Ending No Fault Divorce: Guest Commentary from Leah Ward Sears

I found this article on CNN.com to be interesting.  It’s definitely something we should talk about.  As a man who came from an unstable background as a child, the older I get, the more I feel that families and stable homes for children are the foundation of a solid community.  Strong families are what make nations great for so many reasons.    What do you think?

Leah Sears stepped down as chief justice of the Georgia Supreme Court to work on strengthening families.

Editor’s note: Leah Ward Sears stepped down this week as Chief Justice of the Georgia Supreme Court. In 1992, she became the first woman — and youngest person — appointed to Georgia’s highest court.

ATLANTA, Georgia (CNN) — After Tommy’s sudden death, we found among my brother’s personal effects a questionnaire he had completed in 2005 for a church class.

The very first question was a fill-in-the-blank that went like this: “At the end of my life, I’d love to be able to look back and know I’d done something about …..”

“Fathers,” Tommy wrote.

When asked to identify something that angered him that could be changed, Tommy wrote, “Re-establishment of equity and balance and sanity within the American family.”

My brother was born to be a father, and he grew into a good and loving one. Tommy was tall and handsome, smart, witty and fun. A graduate of the Naval Academy and a Stanford-educated lawyer, he married and fathered a little girl and boy who were the center of his life.

Tommy felt that one of the worst problems in our country today was family breakdown and fatherlessness. He railed against intentional unwed childbearing and the ease with which divorce was possible. He didn’t like that we have become a society that values the rights of adults to do their own thing over our responsibility to protect our children.

As a judge I have long held a front row seat to the wreckage left behind by our culture of disposable marriage and casual divorce that my brother so despised.

No-fault divorce was a response to a very real problem. The social and legal landscape that preceded it largely prevented casual divorce, but it often trapped people in abusive marriages. It also turned divorces into even uglier affairs than they are today, forcing people to expose in court damaging information about their children’s other parent. That system was intolerable, and we should never go back to that.

But no-fault divorce’s broad acceptance as an unquestioned social good helped usher in an era that fundamentally altered the seriousness with which marriage is viewed. It effectively ended marriage as a legal contract since either party can terminate it, with or without cause. This leaves many people struggling to remake their lives after painful divorces that they do not want. It also left many parents cut off from, or sidelined in, the lives of the children they love.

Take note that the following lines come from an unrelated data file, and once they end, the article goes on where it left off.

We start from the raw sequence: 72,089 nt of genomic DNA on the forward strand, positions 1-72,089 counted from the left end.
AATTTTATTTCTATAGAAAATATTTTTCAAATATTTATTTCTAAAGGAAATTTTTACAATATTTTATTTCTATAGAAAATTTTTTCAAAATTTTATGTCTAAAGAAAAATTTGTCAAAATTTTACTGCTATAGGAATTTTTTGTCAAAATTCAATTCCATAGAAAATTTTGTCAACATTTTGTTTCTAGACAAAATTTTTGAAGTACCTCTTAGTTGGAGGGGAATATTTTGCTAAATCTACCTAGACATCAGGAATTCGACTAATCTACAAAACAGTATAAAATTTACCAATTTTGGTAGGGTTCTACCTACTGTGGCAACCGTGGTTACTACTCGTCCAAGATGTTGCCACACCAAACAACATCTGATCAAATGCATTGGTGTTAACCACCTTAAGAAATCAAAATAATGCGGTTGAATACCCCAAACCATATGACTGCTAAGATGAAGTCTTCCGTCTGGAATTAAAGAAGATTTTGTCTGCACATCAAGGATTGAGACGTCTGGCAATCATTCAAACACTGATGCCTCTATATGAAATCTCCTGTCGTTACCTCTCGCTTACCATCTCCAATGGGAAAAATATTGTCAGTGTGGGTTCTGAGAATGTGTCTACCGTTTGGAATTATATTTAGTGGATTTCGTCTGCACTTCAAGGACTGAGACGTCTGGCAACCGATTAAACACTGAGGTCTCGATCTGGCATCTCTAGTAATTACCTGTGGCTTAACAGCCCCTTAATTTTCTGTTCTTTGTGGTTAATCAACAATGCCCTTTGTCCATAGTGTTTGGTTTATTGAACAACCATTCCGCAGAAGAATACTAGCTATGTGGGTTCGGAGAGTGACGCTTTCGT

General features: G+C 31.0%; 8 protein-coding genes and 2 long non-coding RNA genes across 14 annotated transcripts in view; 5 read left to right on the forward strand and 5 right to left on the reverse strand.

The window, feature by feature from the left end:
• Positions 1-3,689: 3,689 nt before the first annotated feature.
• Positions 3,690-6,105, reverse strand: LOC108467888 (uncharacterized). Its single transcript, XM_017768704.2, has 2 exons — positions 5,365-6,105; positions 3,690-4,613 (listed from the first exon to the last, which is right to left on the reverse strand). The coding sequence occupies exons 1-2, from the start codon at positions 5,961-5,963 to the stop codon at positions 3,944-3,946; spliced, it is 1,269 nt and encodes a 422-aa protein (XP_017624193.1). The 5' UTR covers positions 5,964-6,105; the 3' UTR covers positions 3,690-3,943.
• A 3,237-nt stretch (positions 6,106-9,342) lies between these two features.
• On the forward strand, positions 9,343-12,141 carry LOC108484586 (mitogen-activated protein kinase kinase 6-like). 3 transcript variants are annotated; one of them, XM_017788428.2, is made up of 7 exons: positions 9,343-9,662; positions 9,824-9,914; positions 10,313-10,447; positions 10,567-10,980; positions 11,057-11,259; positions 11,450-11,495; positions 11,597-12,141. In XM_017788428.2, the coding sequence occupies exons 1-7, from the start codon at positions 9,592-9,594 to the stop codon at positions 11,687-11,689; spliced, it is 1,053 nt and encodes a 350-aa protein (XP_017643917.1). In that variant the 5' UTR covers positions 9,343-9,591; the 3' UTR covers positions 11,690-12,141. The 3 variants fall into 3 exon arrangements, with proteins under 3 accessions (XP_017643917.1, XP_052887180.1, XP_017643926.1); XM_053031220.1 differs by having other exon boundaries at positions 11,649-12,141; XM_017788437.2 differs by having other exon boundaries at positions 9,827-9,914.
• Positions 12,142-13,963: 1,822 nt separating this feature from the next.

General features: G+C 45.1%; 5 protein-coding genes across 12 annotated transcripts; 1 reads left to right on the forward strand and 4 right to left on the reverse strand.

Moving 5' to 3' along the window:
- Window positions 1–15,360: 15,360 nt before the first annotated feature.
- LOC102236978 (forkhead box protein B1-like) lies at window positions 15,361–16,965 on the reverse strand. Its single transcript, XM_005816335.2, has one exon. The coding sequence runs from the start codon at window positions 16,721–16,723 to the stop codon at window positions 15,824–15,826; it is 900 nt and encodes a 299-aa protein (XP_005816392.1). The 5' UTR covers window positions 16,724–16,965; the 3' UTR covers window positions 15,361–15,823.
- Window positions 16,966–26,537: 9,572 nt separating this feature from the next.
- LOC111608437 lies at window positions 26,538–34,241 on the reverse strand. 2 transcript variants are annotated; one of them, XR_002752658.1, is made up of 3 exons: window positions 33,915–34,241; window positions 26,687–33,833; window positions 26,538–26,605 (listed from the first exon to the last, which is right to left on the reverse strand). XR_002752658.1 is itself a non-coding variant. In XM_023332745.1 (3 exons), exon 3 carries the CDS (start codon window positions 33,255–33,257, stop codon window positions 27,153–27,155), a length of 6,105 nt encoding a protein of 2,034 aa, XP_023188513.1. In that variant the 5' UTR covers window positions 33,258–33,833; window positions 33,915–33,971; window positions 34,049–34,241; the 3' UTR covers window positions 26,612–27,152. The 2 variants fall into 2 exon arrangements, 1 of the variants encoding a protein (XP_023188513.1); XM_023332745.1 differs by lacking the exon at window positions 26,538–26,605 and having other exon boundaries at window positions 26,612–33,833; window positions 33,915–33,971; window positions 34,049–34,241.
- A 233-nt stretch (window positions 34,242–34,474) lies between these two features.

When Tommy divorced, as in so many cases, a bitter struggle over resources and the children ensued. My brother came to believe that the legal system turned him into a mere visitor of his children.

Tommy eventually accepted a job as a lawyer for the State Department and went to Iraq (and later to Dubai) in order to make the money needed to support his children. Being in a war zone, under terrible conditions without the children he loved, was unbearable to him.

On November 5, 2007, my phone rang before daybreak. A U.S. Foreign Service officer was on the other line. Was I the sister of William Thomas Sears?

I knew before I was told what had happened. Tommy had died. But the cause took my breath away: My brother had taken his own life.

I know I’ll never understand fully all that factored into his decision to kill himself. No doubt Tommy was wrestling with more demons than he had ever admitted to me or knew himself. But as a divorcee myself and, for a number of years, a single parent, I know the immense pain of divorce and its aftermath. The limitations the law placed on Tommy’s right to raise his own children after his divorce magnified my brother’s pain and was, I believe, more than he could live with.

Tommy was only 53 when he committed suicide. That was more than a year ago, and I am still learning to live without him and live with the fact that this man I looked up to all my life chose to end his own life.